The Turkish Culture and Tourism Ministry reported that last year alone (2018), over six million tourists visited Turkish archeological sites and museums in the first four months of the year alone.
Before visiting Turkey for a tourism expedition you must ask yourself a few questions,
a. How much will the ticket for the particular archeological site (s) you are interested cost you?
b. Are the sites you have chosen available for tourists?
c. And you have checked the above boxes, what time do they open?
Here are a few suggestions on how to check the above (where to find the opening hours & prices of archaeological sites in Turkey)
Turkish Culture and Tourism Ministry Websites
This is the ideal method as the information here come directly from the Turkish government. (Turkish Ministry of Culture and Tourism) The website is also frequently updated, this is important as you get to know first hand which sites are open and also prices at the entrance with the advantage of having an English version this should be your first option, however, The information on the website limited to popular sites.
They have another website with comprehensive information but the website is in Turkish, not to worry though, with the technological advantages we have you can check on a few translations online. They have detailed information about tickets prices, you can also get information on which sites are closed for renovations and which are open to the public. This second website is very detailed, for example, if you check information about the Adana province you realize that it has information of 5 ideal destinations for you to visit, including the famous archeological site of Avanarza.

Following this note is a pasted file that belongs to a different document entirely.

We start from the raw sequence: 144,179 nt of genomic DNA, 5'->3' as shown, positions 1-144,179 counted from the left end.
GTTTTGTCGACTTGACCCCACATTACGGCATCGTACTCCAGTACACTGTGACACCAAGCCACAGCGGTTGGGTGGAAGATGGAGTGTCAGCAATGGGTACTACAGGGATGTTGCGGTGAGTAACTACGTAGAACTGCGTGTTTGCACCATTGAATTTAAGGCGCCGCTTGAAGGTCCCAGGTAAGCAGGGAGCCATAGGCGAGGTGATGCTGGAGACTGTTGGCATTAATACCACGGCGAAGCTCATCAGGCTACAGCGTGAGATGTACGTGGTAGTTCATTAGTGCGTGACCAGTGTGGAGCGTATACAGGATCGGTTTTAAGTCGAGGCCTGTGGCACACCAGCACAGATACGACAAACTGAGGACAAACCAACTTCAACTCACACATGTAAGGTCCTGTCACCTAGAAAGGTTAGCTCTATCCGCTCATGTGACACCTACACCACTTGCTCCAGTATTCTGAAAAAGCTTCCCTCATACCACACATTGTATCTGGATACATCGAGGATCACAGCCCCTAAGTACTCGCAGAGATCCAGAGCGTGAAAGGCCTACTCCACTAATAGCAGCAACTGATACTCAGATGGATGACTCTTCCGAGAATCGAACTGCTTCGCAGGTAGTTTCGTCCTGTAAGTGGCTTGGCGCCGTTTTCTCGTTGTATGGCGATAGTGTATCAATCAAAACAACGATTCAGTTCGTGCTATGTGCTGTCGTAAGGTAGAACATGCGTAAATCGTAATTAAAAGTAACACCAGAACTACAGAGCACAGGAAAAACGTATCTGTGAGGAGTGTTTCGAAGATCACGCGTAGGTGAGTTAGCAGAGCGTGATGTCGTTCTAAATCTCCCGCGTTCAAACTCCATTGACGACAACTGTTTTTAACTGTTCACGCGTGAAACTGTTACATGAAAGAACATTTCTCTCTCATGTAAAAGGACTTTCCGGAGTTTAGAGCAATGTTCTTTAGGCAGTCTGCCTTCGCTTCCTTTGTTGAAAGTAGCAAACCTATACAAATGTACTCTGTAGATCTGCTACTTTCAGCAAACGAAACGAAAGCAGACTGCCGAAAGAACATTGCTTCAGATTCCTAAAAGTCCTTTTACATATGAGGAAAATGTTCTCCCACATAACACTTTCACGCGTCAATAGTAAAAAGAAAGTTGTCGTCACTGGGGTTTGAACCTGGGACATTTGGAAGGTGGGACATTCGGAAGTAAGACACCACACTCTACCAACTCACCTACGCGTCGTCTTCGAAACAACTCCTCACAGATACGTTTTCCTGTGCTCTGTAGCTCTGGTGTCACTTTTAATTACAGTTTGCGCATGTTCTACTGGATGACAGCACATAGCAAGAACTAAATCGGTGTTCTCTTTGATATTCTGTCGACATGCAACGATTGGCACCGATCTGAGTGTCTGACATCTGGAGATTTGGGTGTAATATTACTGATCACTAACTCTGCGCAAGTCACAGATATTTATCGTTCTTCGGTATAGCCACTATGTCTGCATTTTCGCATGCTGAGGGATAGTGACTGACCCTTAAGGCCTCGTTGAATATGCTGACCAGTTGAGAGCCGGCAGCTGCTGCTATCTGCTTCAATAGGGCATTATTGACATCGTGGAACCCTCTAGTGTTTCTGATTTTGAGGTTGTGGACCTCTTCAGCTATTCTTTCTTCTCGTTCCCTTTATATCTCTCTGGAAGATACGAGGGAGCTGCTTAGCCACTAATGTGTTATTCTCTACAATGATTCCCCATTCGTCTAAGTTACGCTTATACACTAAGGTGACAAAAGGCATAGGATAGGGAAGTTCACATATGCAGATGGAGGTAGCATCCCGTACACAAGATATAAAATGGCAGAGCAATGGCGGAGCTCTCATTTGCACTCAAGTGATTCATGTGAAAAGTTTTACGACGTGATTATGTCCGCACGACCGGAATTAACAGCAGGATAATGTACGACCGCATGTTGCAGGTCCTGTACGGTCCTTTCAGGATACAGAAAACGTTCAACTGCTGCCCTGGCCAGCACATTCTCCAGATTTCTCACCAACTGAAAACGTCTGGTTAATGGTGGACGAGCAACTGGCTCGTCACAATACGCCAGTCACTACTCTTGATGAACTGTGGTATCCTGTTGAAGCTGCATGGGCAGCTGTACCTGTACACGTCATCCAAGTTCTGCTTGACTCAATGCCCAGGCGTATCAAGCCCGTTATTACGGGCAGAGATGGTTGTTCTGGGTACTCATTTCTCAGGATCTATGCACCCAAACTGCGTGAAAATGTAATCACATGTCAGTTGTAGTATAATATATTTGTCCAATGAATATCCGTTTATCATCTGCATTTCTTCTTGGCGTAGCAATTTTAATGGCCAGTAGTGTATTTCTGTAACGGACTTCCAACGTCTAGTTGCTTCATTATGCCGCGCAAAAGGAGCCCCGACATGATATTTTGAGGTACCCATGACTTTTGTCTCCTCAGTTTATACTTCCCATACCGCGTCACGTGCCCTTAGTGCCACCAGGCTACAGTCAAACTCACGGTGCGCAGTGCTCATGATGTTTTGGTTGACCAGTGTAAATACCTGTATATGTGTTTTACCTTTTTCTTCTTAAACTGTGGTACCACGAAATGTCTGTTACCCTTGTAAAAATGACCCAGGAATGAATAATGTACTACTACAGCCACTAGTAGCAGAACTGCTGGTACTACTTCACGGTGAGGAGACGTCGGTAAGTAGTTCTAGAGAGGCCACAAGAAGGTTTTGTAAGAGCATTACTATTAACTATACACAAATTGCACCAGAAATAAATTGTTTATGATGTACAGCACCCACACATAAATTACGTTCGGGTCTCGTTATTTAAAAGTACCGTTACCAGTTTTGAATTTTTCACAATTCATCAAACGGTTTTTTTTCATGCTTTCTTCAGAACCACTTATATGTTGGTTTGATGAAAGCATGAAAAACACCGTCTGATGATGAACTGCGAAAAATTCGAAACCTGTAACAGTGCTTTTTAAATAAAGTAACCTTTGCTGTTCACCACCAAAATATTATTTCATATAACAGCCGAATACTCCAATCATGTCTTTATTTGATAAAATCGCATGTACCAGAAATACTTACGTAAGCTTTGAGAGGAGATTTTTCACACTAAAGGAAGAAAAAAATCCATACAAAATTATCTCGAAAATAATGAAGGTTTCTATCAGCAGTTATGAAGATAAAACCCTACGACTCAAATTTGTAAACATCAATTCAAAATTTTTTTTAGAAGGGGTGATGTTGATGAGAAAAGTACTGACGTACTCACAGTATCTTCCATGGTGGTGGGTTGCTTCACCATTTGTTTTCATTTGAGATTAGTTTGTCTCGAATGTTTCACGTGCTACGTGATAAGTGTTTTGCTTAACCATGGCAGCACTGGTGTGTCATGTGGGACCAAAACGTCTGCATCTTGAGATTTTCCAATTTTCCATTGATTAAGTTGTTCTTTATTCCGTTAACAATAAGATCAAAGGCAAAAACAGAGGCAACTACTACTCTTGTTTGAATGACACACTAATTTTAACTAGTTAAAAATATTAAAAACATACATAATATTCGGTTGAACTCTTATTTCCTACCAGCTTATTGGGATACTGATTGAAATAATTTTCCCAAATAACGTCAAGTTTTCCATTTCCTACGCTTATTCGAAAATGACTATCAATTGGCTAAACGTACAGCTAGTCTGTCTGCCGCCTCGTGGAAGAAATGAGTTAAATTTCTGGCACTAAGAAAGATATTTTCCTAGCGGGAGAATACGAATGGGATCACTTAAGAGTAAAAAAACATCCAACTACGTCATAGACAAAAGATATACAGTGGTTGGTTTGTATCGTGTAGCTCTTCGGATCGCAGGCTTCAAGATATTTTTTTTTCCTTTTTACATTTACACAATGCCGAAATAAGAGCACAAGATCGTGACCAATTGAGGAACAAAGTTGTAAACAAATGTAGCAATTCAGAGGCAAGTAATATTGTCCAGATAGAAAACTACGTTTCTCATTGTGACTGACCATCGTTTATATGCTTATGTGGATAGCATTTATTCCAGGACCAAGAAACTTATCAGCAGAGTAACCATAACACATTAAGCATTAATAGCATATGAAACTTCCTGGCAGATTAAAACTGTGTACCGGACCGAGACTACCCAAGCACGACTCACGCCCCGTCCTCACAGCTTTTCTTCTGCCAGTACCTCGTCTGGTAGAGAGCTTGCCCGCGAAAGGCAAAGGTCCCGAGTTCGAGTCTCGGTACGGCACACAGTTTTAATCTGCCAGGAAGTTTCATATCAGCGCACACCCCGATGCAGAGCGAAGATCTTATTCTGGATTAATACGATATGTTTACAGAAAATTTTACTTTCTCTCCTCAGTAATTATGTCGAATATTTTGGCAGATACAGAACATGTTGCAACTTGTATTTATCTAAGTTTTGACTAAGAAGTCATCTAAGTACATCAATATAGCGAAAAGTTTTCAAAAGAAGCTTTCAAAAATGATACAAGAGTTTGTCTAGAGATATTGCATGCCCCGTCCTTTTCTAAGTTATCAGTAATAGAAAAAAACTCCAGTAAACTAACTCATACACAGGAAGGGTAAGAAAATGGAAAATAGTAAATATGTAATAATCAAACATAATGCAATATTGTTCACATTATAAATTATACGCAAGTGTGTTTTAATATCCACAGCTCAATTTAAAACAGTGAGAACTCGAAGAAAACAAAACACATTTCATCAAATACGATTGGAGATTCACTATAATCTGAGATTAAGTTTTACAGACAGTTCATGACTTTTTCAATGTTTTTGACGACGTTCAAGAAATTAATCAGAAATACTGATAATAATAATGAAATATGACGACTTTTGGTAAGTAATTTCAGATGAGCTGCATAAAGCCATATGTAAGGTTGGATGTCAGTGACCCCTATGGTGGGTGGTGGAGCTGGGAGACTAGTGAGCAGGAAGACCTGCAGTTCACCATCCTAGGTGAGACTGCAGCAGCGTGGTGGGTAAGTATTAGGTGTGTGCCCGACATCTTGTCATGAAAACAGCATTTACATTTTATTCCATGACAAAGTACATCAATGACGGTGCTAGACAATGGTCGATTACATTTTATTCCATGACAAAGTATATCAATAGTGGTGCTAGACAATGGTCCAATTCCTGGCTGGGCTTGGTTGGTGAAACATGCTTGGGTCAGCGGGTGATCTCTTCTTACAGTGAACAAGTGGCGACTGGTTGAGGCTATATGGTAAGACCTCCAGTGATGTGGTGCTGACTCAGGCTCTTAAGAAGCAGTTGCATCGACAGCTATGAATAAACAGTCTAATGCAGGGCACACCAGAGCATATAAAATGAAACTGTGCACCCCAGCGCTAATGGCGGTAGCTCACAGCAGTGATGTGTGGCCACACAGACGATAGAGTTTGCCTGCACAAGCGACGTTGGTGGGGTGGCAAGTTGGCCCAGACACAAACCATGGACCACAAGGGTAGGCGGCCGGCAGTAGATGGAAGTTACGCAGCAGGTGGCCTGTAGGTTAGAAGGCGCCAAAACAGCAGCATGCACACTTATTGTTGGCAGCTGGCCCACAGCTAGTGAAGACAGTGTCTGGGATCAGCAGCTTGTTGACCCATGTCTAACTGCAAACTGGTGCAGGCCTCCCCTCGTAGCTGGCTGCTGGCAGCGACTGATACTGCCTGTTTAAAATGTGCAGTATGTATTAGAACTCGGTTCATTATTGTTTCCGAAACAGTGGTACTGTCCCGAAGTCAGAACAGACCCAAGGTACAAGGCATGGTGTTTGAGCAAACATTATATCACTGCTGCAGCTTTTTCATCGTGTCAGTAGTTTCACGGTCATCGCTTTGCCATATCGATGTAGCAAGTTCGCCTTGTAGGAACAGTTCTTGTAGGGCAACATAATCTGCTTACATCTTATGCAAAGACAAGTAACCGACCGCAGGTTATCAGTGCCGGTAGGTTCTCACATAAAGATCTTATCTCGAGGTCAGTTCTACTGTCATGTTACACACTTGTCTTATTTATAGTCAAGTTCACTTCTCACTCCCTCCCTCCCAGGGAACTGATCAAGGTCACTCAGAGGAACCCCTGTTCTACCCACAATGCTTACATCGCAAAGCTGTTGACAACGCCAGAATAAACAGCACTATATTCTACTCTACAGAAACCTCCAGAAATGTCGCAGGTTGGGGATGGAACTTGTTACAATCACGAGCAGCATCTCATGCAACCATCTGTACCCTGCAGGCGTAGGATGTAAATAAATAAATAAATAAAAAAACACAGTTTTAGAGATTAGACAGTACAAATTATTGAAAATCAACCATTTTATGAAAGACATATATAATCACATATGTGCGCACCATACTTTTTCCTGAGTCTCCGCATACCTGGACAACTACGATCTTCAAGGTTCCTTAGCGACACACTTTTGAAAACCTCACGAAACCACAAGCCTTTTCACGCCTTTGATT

For information about the less popular museums and archeological sites not included in the official government websites, you could check out guide books and niche websites for more information of the less popular sites. Some niche sites focus solely on Turkish museums and archeological site with accurate and important information about them including hotel availability and prices.
The archaeological sites in Bodrum hardly had any repute up until the mid 20th century. However, things changed when a bohemian set discovered the peninsula and opened it up for the people of the world. And now, the coastlines, cities and the archaeological sites in Bodrum are among the favorite getaway locations for foreigners, obviously in addition to Turks. Bodrum town is obviously the focus of all activity in the peninsula but if you really want to feel the history and charms of the place, you have to head out for the small villages, tangerine orchards, historical sites and stone windmills. The mysterious stone domes that you’ll soon come upon are actually water cisterns from older days.
Some of the Archaeological sites: the Aegean Coast
The archaeological sites in Bodrum hardly had any repute up until the mid 20th century. However, things changed when a bohemian set discovered the peninsula and opened it up for the people of the world. And now, the coastlines, cities and the archaeological sites in Bodrum are among the favorite getaway locations for foreigners, obviously in addition to Turks.
Bodrum town is obviously the focus of all activity in the peninsula but if you really want to feel the history and charms of the place, you have to head out for the small villages, tangerine orchards, historical sites and stone windmills. The mysterious stone domes that you’ll soon come upon are actually water cisterns from older days.
Ancient Theater : Antik Tiyatro
The Ancient Theater, or Antik Tiyatro, was constructed during the reign of King Mausolus in 4th century BC and houses exactly 5,000 seats. Back then, there was no Bodrum but Halicarnassus of Caria.